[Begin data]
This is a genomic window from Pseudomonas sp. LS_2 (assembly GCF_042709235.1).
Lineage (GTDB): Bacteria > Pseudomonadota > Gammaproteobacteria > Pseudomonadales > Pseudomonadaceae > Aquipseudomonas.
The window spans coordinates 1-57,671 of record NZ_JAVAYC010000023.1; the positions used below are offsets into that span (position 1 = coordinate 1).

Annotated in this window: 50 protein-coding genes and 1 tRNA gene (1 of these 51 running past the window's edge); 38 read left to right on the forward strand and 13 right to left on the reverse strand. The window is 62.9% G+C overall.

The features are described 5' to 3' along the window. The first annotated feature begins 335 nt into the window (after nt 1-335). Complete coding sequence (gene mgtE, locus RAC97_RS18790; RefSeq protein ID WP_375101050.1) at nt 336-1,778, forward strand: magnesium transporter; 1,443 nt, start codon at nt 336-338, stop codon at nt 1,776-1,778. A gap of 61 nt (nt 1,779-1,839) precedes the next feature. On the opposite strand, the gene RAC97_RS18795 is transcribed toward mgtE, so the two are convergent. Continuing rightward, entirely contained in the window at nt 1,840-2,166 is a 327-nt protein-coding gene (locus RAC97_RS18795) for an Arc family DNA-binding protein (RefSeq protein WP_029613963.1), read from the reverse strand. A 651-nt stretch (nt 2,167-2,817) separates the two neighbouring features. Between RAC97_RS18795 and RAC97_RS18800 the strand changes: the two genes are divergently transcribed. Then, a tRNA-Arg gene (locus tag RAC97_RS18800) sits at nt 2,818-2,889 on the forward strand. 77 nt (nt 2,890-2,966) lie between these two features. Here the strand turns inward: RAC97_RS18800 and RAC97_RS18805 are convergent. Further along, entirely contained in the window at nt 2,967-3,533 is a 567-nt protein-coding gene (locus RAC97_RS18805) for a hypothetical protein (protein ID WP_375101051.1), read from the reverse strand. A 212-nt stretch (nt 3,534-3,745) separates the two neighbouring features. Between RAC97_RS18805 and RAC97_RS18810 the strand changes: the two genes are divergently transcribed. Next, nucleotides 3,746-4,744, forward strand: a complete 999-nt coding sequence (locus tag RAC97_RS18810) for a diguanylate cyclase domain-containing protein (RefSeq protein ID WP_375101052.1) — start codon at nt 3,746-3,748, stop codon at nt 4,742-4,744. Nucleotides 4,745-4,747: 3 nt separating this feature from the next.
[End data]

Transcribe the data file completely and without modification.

This is a genomic window from Pseudomonas sp. LS_2 (assembly GCF_042709235.1).
Lineage (GTDB): Bacteria > Pseudomonadota > Gammaproteobacteria > Pseudomonadales > Pseudomonadaceae > Aquipseudomonas.
The window spans coordinates 1-57,671 of record NZ_JAVAYC010000023.1; the positions used below are offsets into that span (position 1 = coordinate 1).

Annotated in this window: 50 protein-coding genes and 1 tRNA gene (1 of these 51 running past the window's edge); 38 read left to right on the forward strand and 13 right to left on the reverse strand. The window is 62.9% G+C overall.

The features are described 5' to 3' along the window. The first annotated feature begins 335 nt into the window (after nt 1-335). Complete coding sequence (gene mgtE, locus RAC97_RS18790; RefSeq protein ID WP_375101050.1) at nt 336-1,778, forward strand: magnesium transporter; 1,443 nt, start codon at nt 336-338, stop codon at nt 1,776-1,778. A gap of 61 nt (nt 1,779-1,839) precedes the next feature. On the opposite strand, the gene RAC97_RS18795 is transcribed toward mgtE, so the two are convergent. Continuing rightward, entirely contained in the window at nt 1,840-2,166 is a 327-nt protein-coding gene (locus RAC97_RS18795) for an Arc family DNA-binding protein (RefSeq protein WP_029613963.1), read from the reverse strand. A 651-nt stretch (nt 2,167-2,817) separates the two neighbouring features. Between RAC97_RS18795 and RAC97_RS18800 the strand changes: the two genes are divergently transcribed. Then, a tRNA-Arg gene (locus tag RAC97_RS18800) sits at nt 2,818-2,889 on the forward strand. 77 nt (nt 2,890-2,966) lie between these two features. Here the strand turns inward: RAC97_RS18800 and RAC97_RS18805 are convergent. Further along, entirely contained in the window at nt 2,967-3,533 is a 567-nt protein-coding gene (locus RAC97_RS18805) for a hypothetical protein (protein ID WP_375101051.1), read from the reverse strand. A 212-nt stretch (nt 3,534-3,745) separates the two neighbouring features. Between RAC97_RS18805 and RAC97_RS18810 the strand changes: the two genes are divergently transcribed. Next, nucleotides 3,746-4,744, forward strand: a complete 999-nt coding sequence (locus tag RAC97_RS18810) for a diguanylate cyclase domain-containing protein (RefSeq protein ID WP_375101052.1) — start codon at nt 3,746-3,748, stop codon at nt 4,742-4,744. Nucleotides 4,745-4,747: 3 nt separating this feature from the next.